An official survey of Italy's controversial three-year university diploma or short degree courses reveals that students are very satisfied with them despite allegedly poor teaching.
Giorgio Alulli, of the education and employment studies institute ISFOL that carried out the survey, said: "Students were generally unhappy with the didactic aspect of their courses but they gave very high overall scores because of the opportunity in their final year to undergo practical industrial training of up to nine months."
Carlo Callieri, vice-chairman of the Confederation of Italian Industries, welcomed such collaboration but called for greater participation by industrial staff in teaching.
He said: "The diploma is tailormade for students who are prepared to work hard over three years to acquire a basic grounding in their chosen subject and a strong element of specialisation."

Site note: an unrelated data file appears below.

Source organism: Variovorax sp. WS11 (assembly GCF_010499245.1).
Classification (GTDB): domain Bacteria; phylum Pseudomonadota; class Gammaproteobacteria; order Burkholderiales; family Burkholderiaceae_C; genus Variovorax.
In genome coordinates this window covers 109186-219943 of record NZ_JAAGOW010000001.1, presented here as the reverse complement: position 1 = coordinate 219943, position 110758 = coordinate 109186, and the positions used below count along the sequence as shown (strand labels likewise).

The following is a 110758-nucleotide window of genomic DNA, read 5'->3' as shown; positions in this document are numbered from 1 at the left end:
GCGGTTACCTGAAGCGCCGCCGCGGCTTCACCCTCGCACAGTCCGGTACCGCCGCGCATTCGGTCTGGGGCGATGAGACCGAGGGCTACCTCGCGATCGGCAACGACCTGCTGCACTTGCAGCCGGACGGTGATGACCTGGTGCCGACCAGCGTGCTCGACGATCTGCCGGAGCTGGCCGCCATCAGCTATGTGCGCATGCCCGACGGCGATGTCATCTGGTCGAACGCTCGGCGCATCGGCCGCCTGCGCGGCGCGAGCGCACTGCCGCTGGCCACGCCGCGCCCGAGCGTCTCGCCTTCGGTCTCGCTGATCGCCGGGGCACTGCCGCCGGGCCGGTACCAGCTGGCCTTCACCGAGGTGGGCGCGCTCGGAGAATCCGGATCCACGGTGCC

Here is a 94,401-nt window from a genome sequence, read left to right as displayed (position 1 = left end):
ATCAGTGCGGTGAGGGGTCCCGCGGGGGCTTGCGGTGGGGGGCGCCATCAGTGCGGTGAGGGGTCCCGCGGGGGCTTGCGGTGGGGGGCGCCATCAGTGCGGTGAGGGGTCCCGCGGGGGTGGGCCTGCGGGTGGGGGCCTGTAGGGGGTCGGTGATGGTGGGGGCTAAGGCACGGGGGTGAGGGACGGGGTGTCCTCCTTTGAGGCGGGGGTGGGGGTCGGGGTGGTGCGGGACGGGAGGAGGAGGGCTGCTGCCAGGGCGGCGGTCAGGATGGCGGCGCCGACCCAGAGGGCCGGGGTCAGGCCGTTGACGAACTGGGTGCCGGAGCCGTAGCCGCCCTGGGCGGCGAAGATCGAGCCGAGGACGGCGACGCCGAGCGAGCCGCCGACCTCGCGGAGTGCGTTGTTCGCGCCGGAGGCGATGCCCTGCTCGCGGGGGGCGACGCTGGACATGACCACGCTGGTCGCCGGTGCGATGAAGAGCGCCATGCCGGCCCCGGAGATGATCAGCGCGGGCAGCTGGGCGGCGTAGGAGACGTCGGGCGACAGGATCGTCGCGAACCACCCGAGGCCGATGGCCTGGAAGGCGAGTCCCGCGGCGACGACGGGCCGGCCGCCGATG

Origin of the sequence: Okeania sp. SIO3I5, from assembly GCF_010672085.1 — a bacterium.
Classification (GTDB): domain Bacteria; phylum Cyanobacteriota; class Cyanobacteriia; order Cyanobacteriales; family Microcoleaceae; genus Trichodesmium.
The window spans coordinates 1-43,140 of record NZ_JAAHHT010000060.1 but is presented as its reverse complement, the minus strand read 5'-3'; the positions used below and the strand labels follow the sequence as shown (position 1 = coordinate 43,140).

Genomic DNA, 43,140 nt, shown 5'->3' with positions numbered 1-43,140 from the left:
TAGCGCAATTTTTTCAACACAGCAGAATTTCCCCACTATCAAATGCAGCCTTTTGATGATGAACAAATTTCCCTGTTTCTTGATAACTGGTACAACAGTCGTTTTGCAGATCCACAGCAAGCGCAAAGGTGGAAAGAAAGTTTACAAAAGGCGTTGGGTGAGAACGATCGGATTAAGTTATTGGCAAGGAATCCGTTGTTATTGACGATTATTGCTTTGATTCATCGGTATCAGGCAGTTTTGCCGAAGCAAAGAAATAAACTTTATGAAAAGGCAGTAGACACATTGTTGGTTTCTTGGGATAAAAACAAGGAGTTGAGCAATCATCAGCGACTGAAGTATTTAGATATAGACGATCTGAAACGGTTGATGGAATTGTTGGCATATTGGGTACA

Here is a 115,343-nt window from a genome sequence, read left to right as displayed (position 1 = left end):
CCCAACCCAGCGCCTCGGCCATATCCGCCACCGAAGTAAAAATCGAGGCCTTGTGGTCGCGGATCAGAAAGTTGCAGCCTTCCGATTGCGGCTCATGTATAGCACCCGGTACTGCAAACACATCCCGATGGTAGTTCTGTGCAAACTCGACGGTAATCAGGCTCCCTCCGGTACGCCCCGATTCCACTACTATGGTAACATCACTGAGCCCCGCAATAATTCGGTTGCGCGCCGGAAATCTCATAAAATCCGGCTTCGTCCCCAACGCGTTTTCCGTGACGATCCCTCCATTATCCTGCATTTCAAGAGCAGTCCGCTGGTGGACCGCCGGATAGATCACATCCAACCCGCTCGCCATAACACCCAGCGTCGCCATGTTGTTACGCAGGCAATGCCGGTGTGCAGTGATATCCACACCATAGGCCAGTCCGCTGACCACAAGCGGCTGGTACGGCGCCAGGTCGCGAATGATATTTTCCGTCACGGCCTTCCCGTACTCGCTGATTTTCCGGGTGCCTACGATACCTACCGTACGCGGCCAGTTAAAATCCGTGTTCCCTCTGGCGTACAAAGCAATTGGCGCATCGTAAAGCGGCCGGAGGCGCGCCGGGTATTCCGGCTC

The short degree, introduced in 1990 for cultural heritage studies and since extended to other disciplines, was conceived by the higher education ministry as an effective means of reducing Italy's exceptional drop-out rate, raising quality and offering an alternative to the full degree.
Many diploma students find employment - often prior to graduation - causing it to be hailed as useful in helping combat unemployment, which is running at over 12 per cent. Prospective students were discouraged by the diploma's lack of legal recognition but higher education minister Luigi Berlinguer expects this problem to be resolved by the end of the year.